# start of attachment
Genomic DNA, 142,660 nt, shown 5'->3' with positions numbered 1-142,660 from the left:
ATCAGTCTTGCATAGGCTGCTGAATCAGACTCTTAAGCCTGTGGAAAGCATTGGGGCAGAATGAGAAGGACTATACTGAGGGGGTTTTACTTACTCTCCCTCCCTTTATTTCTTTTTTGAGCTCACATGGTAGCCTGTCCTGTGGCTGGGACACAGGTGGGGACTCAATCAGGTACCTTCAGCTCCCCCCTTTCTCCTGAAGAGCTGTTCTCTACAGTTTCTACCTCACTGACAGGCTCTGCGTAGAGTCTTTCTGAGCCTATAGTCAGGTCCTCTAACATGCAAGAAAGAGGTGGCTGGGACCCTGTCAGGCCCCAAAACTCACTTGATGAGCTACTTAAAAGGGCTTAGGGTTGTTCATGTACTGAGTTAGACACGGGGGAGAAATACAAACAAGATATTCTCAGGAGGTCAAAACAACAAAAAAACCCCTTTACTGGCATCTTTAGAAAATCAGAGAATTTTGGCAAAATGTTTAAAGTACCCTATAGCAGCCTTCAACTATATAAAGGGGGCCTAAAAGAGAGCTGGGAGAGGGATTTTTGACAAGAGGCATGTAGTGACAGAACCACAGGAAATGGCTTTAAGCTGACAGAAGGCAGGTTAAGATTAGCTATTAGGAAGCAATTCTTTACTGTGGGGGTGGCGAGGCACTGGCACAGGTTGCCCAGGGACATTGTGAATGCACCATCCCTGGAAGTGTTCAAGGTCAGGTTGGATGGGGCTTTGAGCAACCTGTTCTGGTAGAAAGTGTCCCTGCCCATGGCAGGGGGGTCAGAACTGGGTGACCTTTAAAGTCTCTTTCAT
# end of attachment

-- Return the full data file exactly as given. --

Genomic DNA, 142,660 nt, shown 5'->3' with positions numbered 1-142,660 from the left:
ATCAGTCTTGCATAGGCTGCTGAATCAGACTCTTAAGCCTGTGGAAAGCATTGGGGCAGAATGAGAAGGACTATACTGAGGGGGTTTTACTTACTCTCCCTCCCTTTATTTCTTTTTTGAGCTCACATGGTAGCCTGTCCTGTGGCTGGGACACAGGTGGGGACTCAATCAGGTACCTTCAGCTCCCCCCTTTCTCCTGAAGAGCTGTTCTCTACAGTTTCTACCTCACTGACAGGCTCTGCGTAGAGTCTTTCTGAGCCTATAGTCAGGTCCTCTAACATGCAAGAAAGAGGTGGCTGGGACCCTGTCAGGCCCCAAAACTCACTTGATGAGCTACTTAAAAGGGCTTAGGGTTGTTCATGTACTGAGTTAGACACGGGGGAGAAATACAAACAAGATATTCTCAGGAGGTCAAAACAACAAAAAAACCCCTTTACTGGCATCTTTAGAAAATCAGAGAATTTTGGCAAAATGTTTAAAGTACCCTATAGCAGCCTTCAACTATATAAAGGGGGCCTAAAAGAGAGCTGGGAGAGGGATTTTTGACAAGAGGCATGTAGTGACAGAACCACAGGAAATGGCTTTAAGCTGACAGAAGGCAGGTTAAGATTAGCTATTAGGAAGCAATTCTTTACTGTGGGGGTGGCGAGGCACTGGCACAGGTTGCCCAGGGACATTGTGAATGCACCATCCCTGGAAGTGTTCAAGGTCAGGTTGGATGGGGCTTTGAGCAACCTGTTCTGGTAGAAAGTGTCCCTGCCCATGGCAGGGGGGTCAGAACTGGGTGACCTTTAAAGTCTCTTTCAT